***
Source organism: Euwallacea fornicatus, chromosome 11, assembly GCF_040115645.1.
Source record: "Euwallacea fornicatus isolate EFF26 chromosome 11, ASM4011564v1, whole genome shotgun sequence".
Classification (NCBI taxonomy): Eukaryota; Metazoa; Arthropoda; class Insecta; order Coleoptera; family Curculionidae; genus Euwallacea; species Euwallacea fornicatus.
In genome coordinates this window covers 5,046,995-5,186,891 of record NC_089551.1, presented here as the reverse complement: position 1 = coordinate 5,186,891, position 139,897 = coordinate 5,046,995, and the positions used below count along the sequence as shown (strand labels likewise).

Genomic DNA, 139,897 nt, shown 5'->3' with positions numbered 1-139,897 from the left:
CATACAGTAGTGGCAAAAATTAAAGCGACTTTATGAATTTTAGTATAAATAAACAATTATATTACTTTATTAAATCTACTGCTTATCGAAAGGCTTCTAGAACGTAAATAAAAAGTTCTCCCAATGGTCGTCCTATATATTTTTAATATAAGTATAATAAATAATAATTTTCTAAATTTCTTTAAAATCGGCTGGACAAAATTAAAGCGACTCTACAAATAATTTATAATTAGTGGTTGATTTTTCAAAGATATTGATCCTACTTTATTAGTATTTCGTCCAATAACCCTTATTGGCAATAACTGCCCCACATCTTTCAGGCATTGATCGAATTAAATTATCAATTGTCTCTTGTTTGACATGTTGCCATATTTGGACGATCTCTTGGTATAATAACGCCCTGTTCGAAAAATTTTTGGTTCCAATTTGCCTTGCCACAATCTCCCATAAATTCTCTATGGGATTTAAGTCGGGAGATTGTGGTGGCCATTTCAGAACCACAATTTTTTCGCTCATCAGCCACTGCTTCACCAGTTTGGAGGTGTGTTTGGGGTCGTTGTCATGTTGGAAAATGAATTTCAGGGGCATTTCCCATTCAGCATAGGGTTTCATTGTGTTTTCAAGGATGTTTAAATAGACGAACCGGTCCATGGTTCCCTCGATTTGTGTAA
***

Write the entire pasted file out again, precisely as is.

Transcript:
Source organism: Euwallacea fornicatus, chromosome 11, assembly GCF_040115645.1.
Source record: "Euwallacea fornicatus isolate EFF26 chromosome 11, ASM4011564v1, whole genome shotgun sequence".
Classification (NCBI taxonomy): Eukaryota; Metazoa; Arthropoda; class Insecta; order Coleoptera; family Curculionidae; genus Euwallacea; species Euwallacea fornicatus.
In genome coordinates this window covers 5,046,995-5,186,891 of record NC_089551.1, presented here as the reverse complement: position 1 = coordinate 5,186,891, position 139,897 = coordinate 5,046,995, and the positions used below count along the sequence as shown (strand labels likewise).

Genomic DNA, 139,897 nt, shown 5'->3' with positions numbered 1-139,897 from the left:
CATACAGTAGTGGCAAAAATTAAAGCGACTTTATGAATTTTAGTATAAATAAACAATTATATTACTTTATTAAATCTACTGCTTATCGAAAGGCTTCTAGAACGTAAATAAAAAGTTCTCCCAATGGTCGTCCTATATATTTTTAATATAAGTATAATAAATAATAATTTTCTAAATTTCTTTAAAATCGGCTGGACAAAATTAAAGCGACTCTACAAATAATTTATAATTAGTGGTTGATTTTTCAAAGATATTGATCCTACTTTATTAGTATTTCGTCCAATAACCCTTATTGGCAATAACTGCCCCACATCTTTCAGGCATTGATCGAATTAAATTATCAATTGTCTCTTGTTTGACATGTTGCCATATTTGGACGATCTCTTGGTATAATAACGCCCTGTTCGAAAAATTTTTGGTTCCAATTTGCCTTGCCACAATCTCCCATAAATTCTCTATGGGATTTAAGTCGGGAGATTGTGGTGGCCATTTCAGAACCACAATTTTTTCGCTCATCAGCCACTGCTTCACCAGTTTGGAGGTGTGTTTGGGGTCGTTGTCATGTTGGAAAATGAATTTCAGGGGCATTTCCCATTCAGCATAGGGTTTCATTGTGTTTTCAAGGATGTTTAAATAGACGAACCGGTCCATGGTTCCCTCGATTTGTGTAA